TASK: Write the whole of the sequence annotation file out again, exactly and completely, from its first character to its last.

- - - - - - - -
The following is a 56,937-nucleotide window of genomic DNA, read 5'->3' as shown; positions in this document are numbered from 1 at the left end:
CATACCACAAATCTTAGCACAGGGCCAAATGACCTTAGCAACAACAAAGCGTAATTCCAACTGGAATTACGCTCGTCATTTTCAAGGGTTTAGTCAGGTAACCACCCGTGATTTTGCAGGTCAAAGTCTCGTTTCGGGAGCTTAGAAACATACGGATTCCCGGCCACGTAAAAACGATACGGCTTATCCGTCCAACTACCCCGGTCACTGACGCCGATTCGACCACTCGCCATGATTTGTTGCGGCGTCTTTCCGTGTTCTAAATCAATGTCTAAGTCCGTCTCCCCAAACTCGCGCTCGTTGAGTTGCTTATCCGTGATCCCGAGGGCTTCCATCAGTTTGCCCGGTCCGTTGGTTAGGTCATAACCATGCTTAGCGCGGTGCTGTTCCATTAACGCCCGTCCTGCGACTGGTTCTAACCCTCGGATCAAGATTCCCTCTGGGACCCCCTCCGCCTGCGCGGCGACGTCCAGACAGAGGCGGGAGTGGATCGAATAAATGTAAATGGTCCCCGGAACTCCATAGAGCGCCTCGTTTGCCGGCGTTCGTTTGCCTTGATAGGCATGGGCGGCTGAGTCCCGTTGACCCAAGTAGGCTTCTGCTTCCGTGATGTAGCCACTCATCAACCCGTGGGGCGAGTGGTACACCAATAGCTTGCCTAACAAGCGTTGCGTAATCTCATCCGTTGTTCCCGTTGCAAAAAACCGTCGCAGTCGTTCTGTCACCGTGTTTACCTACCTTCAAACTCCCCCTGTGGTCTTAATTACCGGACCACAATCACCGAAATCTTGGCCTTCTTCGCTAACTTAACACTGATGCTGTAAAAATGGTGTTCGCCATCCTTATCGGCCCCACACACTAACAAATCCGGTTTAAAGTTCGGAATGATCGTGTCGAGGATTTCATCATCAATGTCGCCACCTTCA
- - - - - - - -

The following is a 56,937-nucleotide window of genomic DNA, read 5'->3' as shown; positions in this document are numbered from 1 at the left end:
CATACCACAAATCTTAGCACAGGGCCAAATGACCTTAGCAACAACAAAGCGTAATTCCAACTGGAATTACGCTCGTCATTTTCAAGGGTTTAGTCAGGTAACCACCCGTGATTTTGCAGGTCAAAGTCTCGTTTCGGGAGCTTAGAAACATACGGATTCCCGGCCACGTAAAAACGATACGGCTTATCCGTCCAACTACCCCGGTCACTGACGCCGATTCGACCACTCGCCATGATTTGTTGCGGCGTCTTTCCGTGTTCTAAATCAATGTCTAAGTCCGTCTCCCCAAACTCGCGCTCGTTGAGTTGCTTATCCGTGATCCCGAGGGCTTCCATCAGTTTGCCCGGTCCGTTGGTTAGGTCATAACCATGCTTAGCGCGGTGCTGTTCCATTAACGCCCGTCCTGCGACTGGTTCTAACCCTCGGATCAAGATTCCCTCTGGGACCCCCTCCGCCTGCGCGGCGACGTCCAGACAGAGGCGGGAGTGGATCGAATAAATGTAAATGGTCCCCGGAACTCCATAGAGCGCCTCGTTTGCCGGCGTTCGTTTGCCTTGATAGGCATGGGCGGCTGAGTCCCGTTGACCCAAGTAGGCTTCTGCTTCCGTGATGTAGCCACTCATCAACCCGTGGGGCGAGTGGTACACCAATAGCTTGCCTAACAAGCGTTGCGTAATCTCATCCGTTGTTCCCGTTGCAAAAAACCGTCGCAGTCGTTCTGTCACCGTGTTTACCTACCTTCAAACTCCCCCTGTGGTCTTAATTACCGGACCACAATCACCGAAATCTTGGCCTTCTTCGCTAACTTAACACTGATGCTGTAAAAATGGTGTTCGCCATCCTTATCGGCCCCACACACTAACAAATCCGGTTTAAAGTTCGGAATGATCGTGTCGAGGATTTCATCATCAATGTCGCCACCTTCA